This gorgeous persistence of vision clock was built a couple years back by [mb1988]. The housing is made of acrylic with a hard drive motor mounted in the center of the back panel to spin a PCB. The two-sided circuit board is home-made and includes a battery for power, ATmega32 for the brain, 32 LEDs, four display drivers, and a real time clock module. The spinning hard drive motor is nearly silent and already has threaded mounting holes on it. [mb1988] uses an optoelectric sensor to sync the display with the rate of rotation. The forum post includes download for the code and hardware details. Don’t miss the demonstration after the break.
Continue reading “POV clock inside acrylic block”
We’ve received many tips regarding the OK Go video that features a Rube Goldberg machine. If you haven’t seen it yet, check out their video after the break. This is the rare instance when a YouTube video features an audio track with the full endorsement of the artists that recorded it.
Our first thought when watching this? Who are the lucky dogs who got paid to design and build that contraption? You don’t have to scratch your head over that one, the Band has posted a four-part video series talking about the machine and documenting the design meetings and build process (those videos also after the break). The engineer artists at Syyn Labs were tapped to pull off the meticulous mayhem and we think they did a stellar job. There’s been a lot of press about the work, but our favorite was over at Wired because it details the process, not the end product.
The best part about Rube Goldberg Machines is that asking “why?” is the wrong questions. The sheer joy of the build makes taking over a house or over-complicating the fulfillment of hunger worth it.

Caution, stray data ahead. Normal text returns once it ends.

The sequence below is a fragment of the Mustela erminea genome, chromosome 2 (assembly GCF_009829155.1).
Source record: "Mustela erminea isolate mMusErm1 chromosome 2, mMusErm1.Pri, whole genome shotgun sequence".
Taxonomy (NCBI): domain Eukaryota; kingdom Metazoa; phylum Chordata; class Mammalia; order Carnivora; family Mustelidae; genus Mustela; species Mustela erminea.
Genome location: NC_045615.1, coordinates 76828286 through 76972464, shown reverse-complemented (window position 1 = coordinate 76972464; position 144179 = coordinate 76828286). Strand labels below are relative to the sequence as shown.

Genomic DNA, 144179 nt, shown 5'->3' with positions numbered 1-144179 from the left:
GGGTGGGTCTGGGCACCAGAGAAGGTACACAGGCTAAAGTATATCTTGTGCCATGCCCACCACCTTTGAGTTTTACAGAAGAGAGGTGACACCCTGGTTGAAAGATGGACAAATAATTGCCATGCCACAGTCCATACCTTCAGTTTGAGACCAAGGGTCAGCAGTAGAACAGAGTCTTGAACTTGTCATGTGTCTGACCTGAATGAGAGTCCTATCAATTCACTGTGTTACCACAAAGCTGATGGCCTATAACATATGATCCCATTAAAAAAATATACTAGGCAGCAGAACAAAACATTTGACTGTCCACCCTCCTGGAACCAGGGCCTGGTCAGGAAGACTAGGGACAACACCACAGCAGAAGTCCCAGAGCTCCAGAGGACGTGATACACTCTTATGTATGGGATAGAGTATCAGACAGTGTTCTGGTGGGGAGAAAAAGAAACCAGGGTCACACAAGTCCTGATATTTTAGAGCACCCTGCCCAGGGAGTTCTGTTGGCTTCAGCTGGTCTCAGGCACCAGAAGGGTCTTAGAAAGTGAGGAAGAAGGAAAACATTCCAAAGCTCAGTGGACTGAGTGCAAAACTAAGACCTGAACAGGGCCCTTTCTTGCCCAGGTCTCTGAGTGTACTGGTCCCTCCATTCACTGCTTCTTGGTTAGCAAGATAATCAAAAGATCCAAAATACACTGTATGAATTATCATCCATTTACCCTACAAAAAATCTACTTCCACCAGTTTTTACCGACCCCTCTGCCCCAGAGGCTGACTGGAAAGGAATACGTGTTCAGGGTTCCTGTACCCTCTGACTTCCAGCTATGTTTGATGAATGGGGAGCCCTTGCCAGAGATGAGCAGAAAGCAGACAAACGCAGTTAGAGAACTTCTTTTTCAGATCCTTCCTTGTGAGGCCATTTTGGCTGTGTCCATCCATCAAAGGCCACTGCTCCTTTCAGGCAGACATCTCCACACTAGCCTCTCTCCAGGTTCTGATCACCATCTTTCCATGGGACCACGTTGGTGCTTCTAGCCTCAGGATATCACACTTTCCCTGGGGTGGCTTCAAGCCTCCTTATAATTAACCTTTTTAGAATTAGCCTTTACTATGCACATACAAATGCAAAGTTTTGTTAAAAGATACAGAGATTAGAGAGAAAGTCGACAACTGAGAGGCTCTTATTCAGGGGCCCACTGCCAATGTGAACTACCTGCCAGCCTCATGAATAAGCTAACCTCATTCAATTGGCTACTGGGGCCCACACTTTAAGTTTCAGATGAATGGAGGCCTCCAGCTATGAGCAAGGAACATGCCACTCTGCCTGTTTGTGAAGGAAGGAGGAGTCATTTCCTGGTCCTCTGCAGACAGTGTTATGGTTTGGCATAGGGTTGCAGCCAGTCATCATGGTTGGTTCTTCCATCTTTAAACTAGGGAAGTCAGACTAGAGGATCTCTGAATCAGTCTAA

Continue reading “By popular demand: the OK Go Rube Goldberg machine”
Snow removal ranks right up there with laundry as one of the least-enjoyed chores. [Herb Spencer] sought to automate the process while terrifying his neighbors as the same time by building a robotic snow blower, the RoBo Blower. The heavy lifting is still handled by a gas motor which propels the snow auger. Two batteries power the electrical system that takes commands from a remote control, moving the show chute and managing the navigation. He’s done what he can in the way of safety, adding a grate at the front, flashing light atop, an operator-controlled horn, and kill circuitry (to shut it down, not to kill the unsuspecting). All of this is wrapped up in a nice package, especially when compared to the snow blower push platform from last month.
Maybe next year he’ll work on making it autonomous? Take a look at the RoBo Blower clearing a driveway after the break.
Continue reading “RoBo Blower sure to become Stephen King novel”
With summer just around the corner you should try out a build like this constant pressure water gun that [JLspacemarine] put together. Similar to the commercially available Super Soaker toys, this isn’t just a squirt gun but includes a water reservoir as well as a pressurized air chamber. Pumping up the air chamber allows for a constant stream when the trigger is depressed. [JLspacemarine] used a combination of hardware store items such as PVC, ABS, springs, hose clamps, and valves to bring this all together.
While surfing one of our favorite websites, we came upon this little jewel. We can’t really tell if this is hack-worthy, or just a deathtrap, so to help decide…
Mechanics crawler + 80cc motor – safety concerns = deathtrap
It’s really that final “Brakes? Why would I need to stop?” that puts this project over the edge. Regardless, check out a video after the break. And please, do not try this at home.
Continue reading “Tim “The Tool Man” Taylor’s dream ride”